Each of the 100 contestants in the competition was photographed against the same studio backdrop, with only slight alterations to the props. All the girls held a fan painted with the characters Ryounkaku, and the inscription is repeated on a folding fan in the background.
The series of portraits was commissioned as a record of all the contestants in the competition, which was held to mark the opening of the Ryounkaku, better known as the Twelve-Storey Tower, a landmark building in Asakusa. The Geisha came from the major pleasure quarters of Tokyo, including Shimbashi and Yoshiwara. Visitors were encouraged to vote on their particular favourite, with prizes awarded to the five most popular girls. The winner was the nineteen-year-old O-Tama who attracted the patronage of an anonymous admirer who paid for her release from the Tamagawaya Geisha house in Shimbashi.
The event proved such a success that another contest was held in December of the following year.
Photographed by Kazumasa Ogawa (1860-1929), who opened a studio in Tokyo in 1884, and in 1888 started Japan's first collotype printing business. Original photographs from the Ogawa studio are rare, since most of the photographer’s time and effort were devoted to his successful collotype work.
Numbered 19 in the negative.
Condition: the print presents a few small imperfections but is otherwise in excellent condition; the delicate hand-colouring is as fresh as the day it was done.
Dimensions: the print measures 10.2” by 8.2” (26 cm by 20.8 cm) and is mounted on a slightly larger, cut-down section of an album page, which as been neatly split from its reverse.
Medical student with skeleton, 1902
A brown-toned silver print from an album compiled by a medical student while studying at Oxford. This particular image carried no identification but other inscriptions referred to ‘Bertie’ and his rooms on St John’s Street. Other images showed views of the Anatomy Rooms and some were dated 1902.
For further reading see Stiffs, Skulls and Skeletons: Medical Photography and Symbolism by Stanley B. Burns and Elizabeth A. Burns (2015) and Dissection: Photographs of A Rite of Passage In American Medicine 1880-1930 by John Harley Warner and James M. Edmonson (2009), though the latter focuses on medical students posing with cadavers rather than with skeletons
Condition: the print presents a few small imperfections but is otherwise in excellent condition. The section of album page on which it’s mounted presents some yellowing at two edges and a light crease at one corner but is otherwise crisp and clean. Another photograph has been skimmed off the reverse side.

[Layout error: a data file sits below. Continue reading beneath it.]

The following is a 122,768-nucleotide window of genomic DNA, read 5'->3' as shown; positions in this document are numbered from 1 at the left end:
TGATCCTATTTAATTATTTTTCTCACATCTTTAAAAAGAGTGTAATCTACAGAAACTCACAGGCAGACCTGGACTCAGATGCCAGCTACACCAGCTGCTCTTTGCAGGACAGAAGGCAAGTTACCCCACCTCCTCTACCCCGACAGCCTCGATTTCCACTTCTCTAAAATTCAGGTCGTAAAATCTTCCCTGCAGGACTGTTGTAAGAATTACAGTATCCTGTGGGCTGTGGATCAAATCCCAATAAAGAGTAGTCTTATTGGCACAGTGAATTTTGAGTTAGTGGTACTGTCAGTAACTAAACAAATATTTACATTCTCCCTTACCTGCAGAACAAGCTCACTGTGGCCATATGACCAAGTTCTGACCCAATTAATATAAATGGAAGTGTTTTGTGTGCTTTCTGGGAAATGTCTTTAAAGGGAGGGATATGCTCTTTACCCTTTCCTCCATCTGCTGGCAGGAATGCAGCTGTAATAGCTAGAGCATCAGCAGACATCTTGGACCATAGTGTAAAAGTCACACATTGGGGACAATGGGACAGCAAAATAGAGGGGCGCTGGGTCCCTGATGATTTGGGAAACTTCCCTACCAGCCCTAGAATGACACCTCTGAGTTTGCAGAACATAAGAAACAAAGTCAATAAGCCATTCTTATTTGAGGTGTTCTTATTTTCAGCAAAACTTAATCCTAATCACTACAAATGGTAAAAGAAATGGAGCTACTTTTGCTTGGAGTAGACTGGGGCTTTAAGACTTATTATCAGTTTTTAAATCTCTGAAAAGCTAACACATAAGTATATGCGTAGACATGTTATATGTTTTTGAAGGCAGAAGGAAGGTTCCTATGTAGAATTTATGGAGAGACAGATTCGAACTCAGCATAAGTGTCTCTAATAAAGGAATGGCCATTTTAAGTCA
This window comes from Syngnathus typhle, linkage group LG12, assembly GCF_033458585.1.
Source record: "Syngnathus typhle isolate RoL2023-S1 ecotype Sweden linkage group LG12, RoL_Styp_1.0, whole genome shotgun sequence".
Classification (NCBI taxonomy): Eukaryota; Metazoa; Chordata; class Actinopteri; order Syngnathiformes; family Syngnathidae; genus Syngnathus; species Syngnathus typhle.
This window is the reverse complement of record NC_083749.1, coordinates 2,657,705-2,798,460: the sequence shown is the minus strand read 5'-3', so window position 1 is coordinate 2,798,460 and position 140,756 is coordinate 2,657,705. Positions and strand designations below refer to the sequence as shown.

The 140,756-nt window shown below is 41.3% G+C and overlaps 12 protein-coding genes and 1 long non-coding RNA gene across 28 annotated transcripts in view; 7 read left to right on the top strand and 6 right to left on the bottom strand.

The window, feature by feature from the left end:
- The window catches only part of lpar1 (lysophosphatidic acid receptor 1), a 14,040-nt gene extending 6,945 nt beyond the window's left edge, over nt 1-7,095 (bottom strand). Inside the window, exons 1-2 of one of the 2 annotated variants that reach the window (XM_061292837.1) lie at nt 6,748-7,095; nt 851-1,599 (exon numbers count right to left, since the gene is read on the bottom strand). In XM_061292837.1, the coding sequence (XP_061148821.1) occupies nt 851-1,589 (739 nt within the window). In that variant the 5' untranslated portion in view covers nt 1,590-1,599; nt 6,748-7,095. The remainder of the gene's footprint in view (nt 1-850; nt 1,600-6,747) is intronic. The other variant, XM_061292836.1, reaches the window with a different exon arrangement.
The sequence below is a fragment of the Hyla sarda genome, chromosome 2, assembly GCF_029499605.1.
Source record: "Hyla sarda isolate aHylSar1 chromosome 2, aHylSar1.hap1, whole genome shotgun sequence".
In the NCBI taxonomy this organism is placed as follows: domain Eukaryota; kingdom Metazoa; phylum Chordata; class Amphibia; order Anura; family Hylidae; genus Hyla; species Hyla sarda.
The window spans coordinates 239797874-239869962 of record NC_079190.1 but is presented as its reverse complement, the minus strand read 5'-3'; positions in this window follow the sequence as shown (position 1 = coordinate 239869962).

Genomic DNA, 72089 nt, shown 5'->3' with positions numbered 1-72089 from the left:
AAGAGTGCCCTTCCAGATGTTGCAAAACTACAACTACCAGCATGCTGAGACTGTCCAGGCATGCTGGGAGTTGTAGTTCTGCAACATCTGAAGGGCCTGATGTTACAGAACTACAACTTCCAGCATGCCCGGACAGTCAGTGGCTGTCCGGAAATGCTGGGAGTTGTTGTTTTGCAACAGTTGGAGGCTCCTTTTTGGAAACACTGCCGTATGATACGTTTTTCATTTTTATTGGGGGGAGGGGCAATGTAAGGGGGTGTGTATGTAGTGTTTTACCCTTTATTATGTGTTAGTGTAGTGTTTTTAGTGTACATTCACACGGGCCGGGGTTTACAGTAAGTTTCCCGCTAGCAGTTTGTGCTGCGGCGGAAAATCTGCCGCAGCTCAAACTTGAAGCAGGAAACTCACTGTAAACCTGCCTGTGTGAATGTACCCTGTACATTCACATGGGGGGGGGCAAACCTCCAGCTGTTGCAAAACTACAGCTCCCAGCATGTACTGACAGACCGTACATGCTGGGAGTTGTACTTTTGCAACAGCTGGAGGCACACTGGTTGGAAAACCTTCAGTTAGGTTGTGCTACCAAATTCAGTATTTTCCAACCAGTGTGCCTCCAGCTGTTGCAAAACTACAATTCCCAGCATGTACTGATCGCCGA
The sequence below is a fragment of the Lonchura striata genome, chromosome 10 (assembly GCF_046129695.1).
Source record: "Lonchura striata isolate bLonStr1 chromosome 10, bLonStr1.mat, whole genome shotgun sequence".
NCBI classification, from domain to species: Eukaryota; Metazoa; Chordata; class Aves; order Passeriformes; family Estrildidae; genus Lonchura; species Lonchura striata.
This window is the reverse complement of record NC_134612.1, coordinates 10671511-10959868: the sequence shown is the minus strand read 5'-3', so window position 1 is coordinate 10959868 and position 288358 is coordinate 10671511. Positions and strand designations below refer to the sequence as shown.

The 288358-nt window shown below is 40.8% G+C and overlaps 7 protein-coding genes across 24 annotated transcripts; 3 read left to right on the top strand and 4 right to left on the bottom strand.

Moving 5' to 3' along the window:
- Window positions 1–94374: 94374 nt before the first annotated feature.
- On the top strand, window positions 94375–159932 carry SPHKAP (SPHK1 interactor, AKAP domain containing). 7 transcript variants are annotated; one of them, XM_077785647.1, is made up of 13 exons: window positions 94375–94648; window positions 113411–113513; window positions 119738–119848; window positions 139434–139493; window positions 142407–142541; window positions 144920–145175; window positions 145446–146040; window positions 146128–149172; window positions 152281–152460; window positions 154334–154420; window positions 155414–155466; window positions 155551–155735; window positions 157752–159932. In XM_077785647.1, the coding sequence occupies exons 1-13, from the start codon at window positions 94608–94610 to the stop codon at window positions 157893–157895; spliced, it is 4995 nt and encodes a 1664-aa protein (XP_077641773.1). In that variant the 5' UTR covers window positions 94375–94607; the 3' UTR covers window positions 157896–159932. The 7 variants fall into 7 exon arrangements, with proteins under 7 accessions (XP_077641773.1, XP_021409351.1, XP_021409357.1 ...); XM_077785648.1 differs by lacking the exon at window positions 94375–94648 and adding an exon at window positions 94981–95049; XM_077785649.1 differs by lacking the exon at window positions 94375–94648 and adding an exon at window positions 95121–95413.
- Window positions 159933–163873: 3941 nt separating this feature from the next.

Dimensions: the print measures 6” by 4.4” (15.3 cm by 11 cm); it is mounted on a cut-down section of album page measuring 7” by 5.6” (17.7 cm by 14.1 cm).
Execution of insurgents in the Philippines, c. 1900
An albumen print showing a hanging in the Philippines. According to an inked caption in the lower margin, the photograph shows the 'Execution of insurgents by American soldiers.’ Five hooded bodies can be seen hanging from the gallows, while their wooden coffins lie waiting in front of the scaffold.
The photograph was probably taken during the Philippine–American War, also known as the Philippine War of Independence or the Philippine Insurrection, an armed conflict between the United States and Filipino revolutionaries that took place between 1899 and 1902.
Condition: please see scans. The print is in excellent condition, with very good tonal range. The section of album page on which it’s mounted presents some indentations recto in the upper margin but is otherwise crisp and clean.
Dimensions: the print measures 4.7” by 6.2”(11.9 cm by 17 cm). The section of album page on which it’s mounted measures 6” by 7.2” (15.1 cm by 18.4 cm).
Amaateur dramatic sacrifice. c. 1900
A warm-toned, glossy silver print showing a scene staged by two young women, possibly in their own garden.
Photographer and location unidentified.
For further reading see Acting the Part: Photography as Theatre, ed. by Lori Pauli (2006).
Condition: the print, which is unmounted, is in excellent condition, with very good tonal range.
Dimension: the print measures 4.8” by 6.8” (12.1 cm by 17.3 cm).
Louis de Manche and Alf, c. 1920s
A collection of twenty-one photographs relating to a juggler and contortionist named Louis de Manche. Nineteen of the photographs are small snapshots. Two are larger glossy silver gelatin prints (not shown here). Louis appears in a variety of poses, balanced atop chairs and bottles, juggling, and performing feats of contortion. In some photographs he is balancing his son Alf on his head or on his outstretched arm.
Many of the photographs carry a pencilled inscription verso. Most of these read simply ‘Louis.’ The ones of him with the small boy in a sailor suit read ‘Louis and Alf.’ The one of him with two children reads: ‘Louis, Alf and friend.’ One carries an inscription written in ink which reads ‘Louse De Manche / Alfred.’ The inscription on the back of one of the larger photographs reads: ‘Alfred / with Father / Louis de Manche.’ The inscription on the other large photograph reads, in ink, ‘Louis J. de Manche / 252 Sackville St.’